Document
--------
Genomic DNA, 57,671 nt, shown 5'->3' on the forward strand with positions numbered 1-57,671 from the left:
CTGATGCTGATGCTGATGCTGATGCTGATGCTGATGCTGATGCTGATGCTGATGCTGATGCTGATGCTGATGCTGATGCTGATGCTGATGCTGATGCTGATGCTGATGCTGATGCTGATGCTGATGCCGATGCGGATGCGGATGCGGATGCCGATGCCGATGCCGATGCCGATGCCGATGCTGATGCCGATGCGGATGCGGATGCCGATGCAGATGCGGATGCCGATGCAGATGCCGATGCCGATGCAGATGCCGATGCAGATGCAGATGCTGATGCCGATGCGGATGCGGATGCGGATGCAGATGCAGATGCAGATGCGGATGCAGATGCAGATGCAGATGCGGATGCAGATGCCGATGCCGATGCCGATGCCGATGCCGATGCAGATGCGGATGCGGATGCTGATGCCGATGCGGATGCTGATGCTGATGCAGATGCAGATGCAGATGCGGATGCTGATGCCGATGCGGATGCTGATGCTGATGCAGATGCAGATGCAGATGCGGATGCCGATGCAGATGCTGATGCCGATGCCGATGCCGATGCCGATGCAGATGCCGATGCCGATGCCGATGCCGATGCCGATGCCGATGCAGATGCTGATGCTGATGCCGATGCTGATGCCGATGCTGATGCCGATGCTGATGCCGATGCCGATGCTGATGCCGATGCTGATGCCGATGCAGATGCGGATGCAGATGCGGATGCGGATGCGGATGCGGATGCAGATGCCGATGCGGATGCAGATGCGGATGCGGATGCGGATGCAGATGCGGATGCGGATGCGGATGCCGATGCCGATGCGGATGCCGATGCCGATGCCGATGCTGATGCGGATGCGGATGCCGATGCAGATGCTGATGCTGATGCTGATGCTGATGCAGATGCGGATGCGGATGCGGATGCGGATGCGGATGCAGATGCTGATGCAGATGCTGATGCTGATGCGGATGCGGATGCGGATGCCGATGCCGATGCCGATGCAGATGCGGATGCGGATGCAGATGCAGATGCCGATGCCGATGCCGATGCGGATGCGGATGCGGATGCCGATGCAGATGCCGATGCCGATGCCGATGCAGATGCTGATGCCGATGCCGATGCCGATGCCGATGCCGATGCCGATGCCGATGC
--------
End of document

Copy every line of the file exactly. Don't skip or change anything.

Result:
Genomic DNA, 57,671 nt, shown 5'->3' on the forward strand with positions numbered 1-57,671 from the left:
CTGATGCTGATGCTGATGCTGATGCTGATGCTGATGCTGATGCTGATGCTGATGCTGATGCTGATGCTGATGCTGATGCTGATGCTGATGCTGATGCTGATGCTGATGCTGATGCTGATGCTGATGCCGATGCGGATGCGGATGCGGATGCCGATGCCGATGCCGATGCCGATGCCGATGCTGATGCCGATGCGGATGCGGATGCCGATGCAGATGCGGATGCCGATGCAGATGCCGATGCCGATGCAGATGCCGATGCAGATGCAGATGCTGATGCCGATGCGGATGCGGATGCGGATGCAGATGCAGATGCAGATGCGGATGCAGATGCAGATGCAGATGCGGATGCAGATGCCGATGCCGATGCCGATGCCGATGCCGATGCAGATGCGGATGCGGATGCTGATGCCGATGCGGATGCTGATGCTGATGCAGATGCAGATGCAGATGCGGATGCTGATGCCGATGCGGATGCTGATGCTGATGCAGATGCAGATGCAGATGCGGATGCCGATGCAGATGCTGATGCCGATGCCGATGCCGATGCCGATGCAGATGCCGATGCCGATGCCGATGCCGATGCCGATGCCGATGCAGATGCTGATGCTGATGCCGATGCTGATGCCGATGCTGATGCCGATGCTGATGCCGATGCCGATGCTGATGCCGATGCTGATGCCGATGCAGATGCGGATGCAGATGCGGATGCGGATGCGGATGCGGATGCAGATGCCGATGCGGATGCAGATGCGGATGCGGATGCGGATGCAGATGCGGATGCGGATGCGGATGCCGATGCCGATGCGGATGCCGATGCCGATGCCGATGCTGATGCGGATGCGGATGCCGATGCAGATGCTGATGCTGATGCTGATGCTGATGCAGATGCGGATGCGGATGCGGATGCGGATGCGGATGCAGATGCTGATGCAGATGCTGATGCTGATGCGGATGCGGATGCGGATGCCGATGCCGATGCCGATGCAGATGCGGATGCGGATGCAGATGCAGATGCCGATGCCGATGCCGATGCGGATGCGGATGCGGATGCCGATGCAGATGCCGATGCCGATGCCGATGCAGATGCTGATGCCGATGCCGATGCCGATGCCGATGCCGATGCCGATGCCGATGC